Task Force Lion continues its partnership with Iraqi forces against ISIS> US Department of Defense> Defense Department News
A US-led coalition task force named Task Force Lion, part of Operation Inherent Resolve, continues its efforts to support the Iraqi government in its fight against the remaining Islamic State forces of Iraq and Syria, the task force commander told reporters at the Pentagon today via satellite from Iraq.
The mission of Task Force Lion is to advise, assist and empower Iraqi security forces and build their capacity through training programs. The task force includes all four US services, as well as coalition partners from seven different nations.
âWe are the fifth rotation of this advisory and assistance working group, which began at the end of 2014, and we were fortunate during our tour to participate in the ISF onslaught to liberate the last of the urban centers of the Middle Euphrates Valley. who were under ISIS control here in western Anbar province, âsaid Marine Corps Col. Seth WB Folsom.
Building on the strengths of the coalition
The task force regularly engaged with key Iraqi unit leaders, assisting them in operational planning and intelligence gathering, he said. Task Force Lion also worked closely with Iraqi forces to take advantage of coalition intelligence, surveillance and reconnaissance, and coalition fire support capabilities to target and destroy forces of the Islamic State for the past six months, he added.
From September to November, Folsom told reporters, Task Force Lion supported the Iraqi operation to retake the towns of Rayhanah, Anah, Qaim and Rawah. To accomplish the mission and support Iraqi forces as they progress over more than 3,700 square miles of battlespace, he said, the task force built three expeditionary fire bases and command centers positioned at the ‘Forward with Iraqi partners, and Marines, Soldiers, Sailors, and Airmen have conducted nearly 100 tactical ground movements totaling over 11,000 miles.
In the three years since ISIS captured much of Iraq, terrorists had prepared a formidable set of defenses along the main road through the Euphrates Valley, Folsom said, including minefields made up of hundreds of improvised explosive devices.
During those three years, ISIS fighters subjugated Iraqi citizens throughout Anbar province and one of the task force’s biggest concerns as they helped the ISF to plan and execute. their operation was the risk of civilian casualties, he added.
âOur mandate was clear: Iraqi citizens had already suffered enough under the unjust ISIS regime, and therefore it was imperative that we avoid civilian casualties,â Folsom said.
Since Iraqi forces liberated western Anbar, life for Iraqis there has slowly started to return to a semblance of normalcy, the colonel said. Iraqi forces are working closely with civilian authorities to stabilize towns like Anah and Rawah, restore essential services and remove hundreds of unexploded ordnance left by ISIS to kill, maim and terrorize returning Iraqi citizens, did he declare.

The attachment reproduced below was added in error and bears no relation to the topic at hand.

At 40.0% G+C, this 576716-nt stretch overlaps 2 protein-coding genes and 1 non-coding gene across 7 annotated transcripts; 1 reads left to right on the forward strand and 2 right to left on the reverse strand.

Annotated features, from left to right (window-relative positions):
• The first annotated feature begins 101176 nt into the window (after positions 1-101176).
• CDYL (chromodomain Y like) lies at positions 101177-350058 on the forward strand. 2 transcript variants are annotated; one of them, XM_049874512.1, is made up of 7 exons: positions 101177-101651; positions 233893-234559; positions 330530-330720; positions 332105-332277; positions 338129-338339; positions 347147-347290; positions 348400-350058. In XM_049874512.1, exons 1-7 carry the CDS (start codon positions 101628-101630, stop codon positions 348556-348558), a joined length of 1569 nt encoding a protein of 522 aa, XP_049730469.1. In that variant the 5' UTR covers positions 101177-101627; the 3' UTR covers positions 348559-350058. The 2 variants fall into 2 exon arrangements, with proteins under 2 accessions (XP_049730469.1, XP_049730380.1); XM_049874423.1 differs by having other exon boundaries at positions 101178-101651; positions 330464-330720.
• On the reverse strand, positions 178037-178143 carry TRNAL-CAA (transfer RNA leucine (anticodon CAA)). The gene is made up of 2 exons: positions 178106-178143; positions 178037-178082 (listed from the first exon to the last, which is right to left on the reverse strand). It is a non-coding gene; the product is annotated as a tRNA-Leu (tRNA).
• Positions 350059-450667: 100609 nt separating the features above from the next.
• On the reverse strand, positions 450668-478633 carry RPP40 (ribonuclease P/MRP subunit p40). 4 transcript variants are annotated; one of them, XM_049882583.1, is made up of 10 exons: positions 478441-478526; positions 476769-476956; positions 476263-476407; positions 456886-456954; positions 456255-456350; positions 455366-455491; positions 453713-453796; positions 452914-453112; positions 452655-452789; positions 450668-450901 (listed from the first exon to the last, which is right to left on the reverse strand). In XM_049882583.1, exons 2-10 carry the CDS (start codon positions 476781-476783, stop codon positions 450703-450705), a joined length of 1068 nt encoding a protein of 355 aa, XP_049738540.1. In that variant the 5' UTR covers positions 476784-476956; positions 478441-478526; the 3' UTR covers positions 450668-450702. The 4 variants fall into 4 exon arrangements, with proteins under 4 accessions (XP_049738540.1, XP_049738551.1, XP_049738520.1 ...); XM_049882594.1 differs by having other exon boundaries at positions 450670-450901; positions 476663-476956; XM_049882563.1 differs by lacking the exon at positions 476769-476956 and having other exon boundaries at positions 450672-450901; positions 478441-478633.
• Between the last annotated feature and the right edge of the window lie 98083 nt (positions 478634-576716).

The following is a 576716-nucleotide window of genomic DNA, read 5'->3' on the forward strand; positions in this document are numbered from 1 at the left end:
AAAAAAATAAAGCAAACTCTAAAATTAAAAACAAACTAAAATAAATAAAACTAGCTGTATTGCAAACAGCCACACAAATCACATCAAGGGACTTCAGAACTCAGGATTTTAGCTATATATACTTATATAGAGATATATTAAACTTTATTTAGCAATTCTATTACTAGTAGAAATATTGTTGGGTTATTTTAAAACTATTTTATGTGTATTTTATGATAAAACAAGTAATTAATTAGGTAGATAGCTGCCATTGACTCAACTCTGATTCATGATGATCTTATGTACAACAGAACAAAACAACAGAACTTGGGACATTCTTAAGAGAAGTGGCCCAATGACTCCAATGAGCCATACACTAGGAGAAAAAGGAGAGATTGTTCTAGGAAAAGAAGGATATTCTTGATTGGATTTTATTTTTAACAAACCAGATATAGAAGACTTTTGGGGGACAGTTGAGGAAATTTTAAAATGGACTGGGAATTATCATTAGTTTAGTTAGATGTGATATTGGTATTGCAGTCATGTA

Internally displaced people are returning to Anbar in increasing numbers, Folsom said, noting that at least 20,000 of the 30,000 citizens there have returned to Anbar.
“[The Iraqi security forces] are right to be proud of their accomplishments, âsaid the Colonel. âMy team and I are also proud to have worked with our Iraqi partners during this critical moment in their country’s history.
ISIS no longer controls any of the population centers in Iraq, Folsom said, but small ISIS elements are still seeking refuge in remote areas of deserts and mountains, and ISIS elements are trying. to resettle in populated areas.
The terrorist organization has one goal in Iraq, and that is to survive, Folsom told reporters. The Iraqi general he advises has not changed his posture over the past year, he added, and has continued to make it a priority to secure urban centers and major roads across the province. and to secure and strengthen the border with Syria and o track down small pockets of ISIS fighters in the desert. The Iraqi general likes to say, “ISIS started in the desert, and we are going to end them in the desert,” Folsom said.
“When I think of ISIS as it is now, of those little pockets of fighters who are struggling to communicate with each other and develop a coherent strategy, I can confidently say their days are numbered,” he said. declared Folsom. Iraqi national elections are approaching, he noted, and he said he is advising his Iraqi partners as they develop their plans to safeguard this important milestone.
The task force training effort to build and develop Iraqi border guard forces remains constant, Folsom said, as does its efforts to continue professional development of Iraqi security forces at all levels.
âIraq’s future is brighter than it was three years ago, and the men and women of Task Force Lion remain committed to our partnership with the [Iraqi forces] to ensure that the Iraqi people never have to face the horrors of ISIS again, âFolsom said.